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Discord Components w(Right) Stem

$195.00

Extension

Finish

Long stems are going the way of the Dodo

Bike fit, bike geometry and bike spec work in aggregate to shape how a rider rides a bike. In an ideal world, bikes would be comfortable, efficient, and stable. Bikes would allow you to run whatever tires you want, and fenders, without the front wheel wacking your foot at low speeds. The bike would be designed in such a way that it would be close to impossible to fly over the bars. This dream bike can exist. But! We need to accept shorter stems to make this "hypothetical" perfect bike happen.

We know a decent amount about fit, and a bit about geometry and design. That said, we're always trying to learn more, and always willing to adapt in light of new evidence, or in this case, old evidence.

After reading a biography about the Wright brothers (that had an annoyingly small amount of info on their bike business) I looked into their bikes, and here's the takeaway:

    • The Wright bikes had slack head and seat tube angles (which are currently coming back into vogue). Why? Roads were bad, and bikes needed to be long and have slow steering. Slack head angles sort of self stabilize the handling, so you need less steering input from the rider to hold a line. That’s why motorcycles and downhill bikes have slack angles.
    • The bikes had short stems. Why? Because that allowed the front wheel to get further forward, extending the wheelbase: adding stability and eliminating the dreaded toe clip overlap (even with fenders and big tires), while still keeping reach in check.
    • In conjunction with the short stems, the bikes had swept back drop bars, and the steering leverage point (probably not the right term, I’m not an engineer… but where you grip the bars), not unlike the steering with an albatross bar, was BEHIND the head tube. I had never thought about this before but I extrapolated that the bike does not know how long a stem is, or the reach of a bar, etc. The bike is reacting, from a steering perspective, to the line drawn between where you grip the bars and the center of the steerer. Bikes with albatross bars handle great. Not squirrel-y or slow. Yet their steering leverage point is behind the head tube. To test this concept further, I put a -60mm stem on a Surly Long Haul Trucker and rode it around, off curbs, up and down hills, etc. If you put a white piece of paper over the stem area, you’d have no idea it was a -60. Grant of Rivendell Bicycle Works did this a while back, and he reported basically the same thing.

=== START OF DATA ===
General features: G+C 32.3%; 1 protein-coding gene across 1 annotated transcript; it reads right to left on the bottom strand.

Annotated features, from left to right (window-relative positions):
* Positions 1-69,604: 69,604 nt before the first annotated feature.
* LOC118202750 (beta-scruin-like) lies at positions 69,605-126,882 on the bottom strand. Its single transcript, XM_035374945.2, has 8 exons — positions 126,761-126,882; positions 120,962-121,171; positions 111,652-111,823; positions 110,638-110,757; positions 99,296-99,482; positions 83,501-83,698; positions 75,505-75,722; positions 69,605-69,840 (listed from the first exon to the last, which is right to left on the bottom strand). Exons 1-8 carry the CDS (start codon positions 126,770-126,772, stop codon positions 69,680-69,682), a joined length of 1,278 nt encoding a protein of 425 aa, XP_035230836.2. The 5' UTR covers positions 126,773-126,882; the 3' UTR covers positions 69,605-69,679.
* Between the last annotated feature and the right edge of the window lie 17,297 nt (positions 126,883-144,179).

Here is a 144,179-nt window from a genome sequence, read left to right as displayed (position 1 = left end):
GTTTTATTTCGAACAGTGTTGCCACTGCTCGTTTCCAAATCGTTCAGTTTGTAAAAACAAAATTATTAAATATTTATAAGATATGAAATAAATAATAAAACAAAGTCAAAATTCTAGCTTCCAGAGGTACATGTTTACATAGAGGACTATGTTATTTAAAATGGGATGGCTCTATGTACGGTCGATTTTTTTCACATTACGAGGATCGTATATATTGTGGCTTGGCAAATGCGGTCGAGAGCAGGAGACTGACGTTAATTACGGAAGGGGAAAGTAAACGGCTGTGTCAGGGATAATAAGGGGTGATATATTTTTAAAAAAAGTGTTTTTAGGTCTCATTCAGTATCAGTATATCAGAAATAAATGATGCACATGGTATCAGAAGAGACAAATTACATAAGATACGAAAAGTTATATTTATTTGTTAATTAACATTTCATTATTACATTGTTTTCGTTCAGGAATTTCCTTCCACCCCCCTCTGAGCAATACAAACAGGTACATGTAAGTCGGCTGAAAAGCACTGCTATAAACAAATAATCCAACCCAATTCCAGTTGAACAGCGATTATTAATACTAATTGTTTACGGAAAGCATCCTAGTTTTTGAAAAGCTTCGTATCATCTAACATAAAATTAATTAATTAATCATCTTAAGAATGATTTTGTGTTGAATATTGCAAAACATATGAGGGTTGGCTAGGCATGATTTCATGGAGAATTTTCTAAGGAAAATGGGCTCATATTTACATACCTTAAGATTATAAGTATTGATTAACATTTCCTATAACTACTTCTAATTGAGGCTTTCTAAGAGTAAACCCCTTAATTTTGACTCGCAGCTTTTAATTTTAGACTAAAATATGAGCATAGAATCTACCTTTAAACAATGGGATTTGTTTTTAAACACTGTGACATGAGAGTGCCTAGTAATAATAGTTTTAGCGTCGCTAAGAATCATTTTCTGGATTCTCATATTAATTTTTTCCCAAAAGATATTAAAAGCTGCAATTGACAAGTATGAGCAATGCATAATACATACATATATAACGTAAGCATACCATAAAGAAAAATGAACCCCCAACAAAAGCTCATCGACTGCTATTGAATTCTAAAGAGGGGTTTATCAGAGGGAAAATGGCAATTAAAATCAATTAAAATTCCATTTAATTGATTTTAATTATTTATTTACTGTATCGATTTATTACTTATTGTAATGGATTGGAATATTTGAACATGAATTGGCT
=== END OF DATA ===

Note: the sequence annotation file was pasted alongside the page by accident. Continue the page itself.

• If you have a zero extension or 30mm extension stem, and your hands are the drops, and you have a 95mm reach bar like a noodle, it’s as if you were riding a flat bar with a 125 stem. Which is a lot of stem. (bar reach + distance to center of hoods)
    • They did it most of their fabrication and design in house. They were outside-the-box thinkers. They chose to go with either 0, +30 or -30 stems (around that, I can’t actually measure it, but it looks like between 25 and 35mm). They did it for a reason.
    • All of this is reinforced by current trends in mountain bikes (35-40mm stems are the norm these days, and with swept back alt-bars, that’s equating to a -10mm stem), and what has been happening with motorcycles for over 100 years. If short stems didn’t work, these bikes and motorbikes would not have them.
    • Purists pick what they want to be purist about. Stem length has been changing for 100+ years, but purists whose ideas are based on 70’s and 80’s road race bikes with skinny tires think that 100mm stems are the best, and everything else is a compromise from there. There will be the push back it being the second time it’s come around.
    • From a bike design perspective: a shorter stem allows you to fit bigger tires and provide more stability via a longer wheelbase without having to lengthen the back of the bike a bunch.
    • From a bike fit perspective, and really, this is the thing I’m most excited about: Short stems allow shorter torso riders to size up and get the bars higher. In combo with a good short reach drop bar, a short stem can allow say, a 5’5” woman like Candice, our mechanic, to ride a 55cm bike. She has the same saddle height I do, but I’m 5’9”. With a traditional stem, she could not ride a small bike and easily get the bars high enough. With a zero stem, her fit is perfect.
    • US made, fillet brazed in Massachusetts by Alex Meade Bikeworks. Nitto quill bolt and wedge. M5 stainless faceplate bolts.
        • 30mm or 0mm offset 31.8 clamp diameter, removable faceplate quill stem.
        • 215mm quill extension.